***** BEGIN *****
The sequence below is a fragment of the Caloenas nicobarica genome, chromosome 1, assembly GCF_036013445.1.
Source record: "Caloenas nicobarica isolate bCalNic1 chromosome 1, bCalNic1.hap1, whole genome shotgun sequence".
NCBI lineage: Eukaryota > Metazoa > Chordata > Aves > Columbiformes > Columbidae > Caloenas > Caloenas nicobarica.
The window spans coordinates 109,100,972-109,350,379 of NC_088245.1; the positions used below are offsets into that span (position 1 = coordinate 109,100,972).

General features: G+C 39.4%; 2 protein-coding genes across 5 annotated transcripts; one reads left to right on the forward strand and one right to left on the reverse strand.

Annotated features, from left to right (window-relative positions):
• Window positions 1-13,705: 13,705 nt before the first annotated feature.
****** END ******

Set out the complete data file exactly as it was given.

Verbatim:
The sequence below is a fragment of the Caloenas nicobarica genome, chromosome 1, assembly GCF_036013445.1.
Source record: "Caloenas nicobarica isolate bCalNic1 chromosome 1, bCalNic1.hap1, whole genome shotgun sequence".
NCBI lineage: Eukaryota > Metazoa > Chordata > Aves > Columbiformes > Columbidae > Caloenas > Caloenas nicobarica.
The window spans coordinates 109,100,972-109,350,379 of NC_088245.1; the positions used below are offsets into that span (position 1 = coordinate 109,100,972).

General features: G+C 39.4%; 2 protein-coding genes across 5 annotated transcripts; one reads left to right on the forward strand and one right to left on the reverse strand.

Annotated features, from left to right (window-relative positions):
• Window positions 1-13,705: 13,705 nt before the first annotated feature.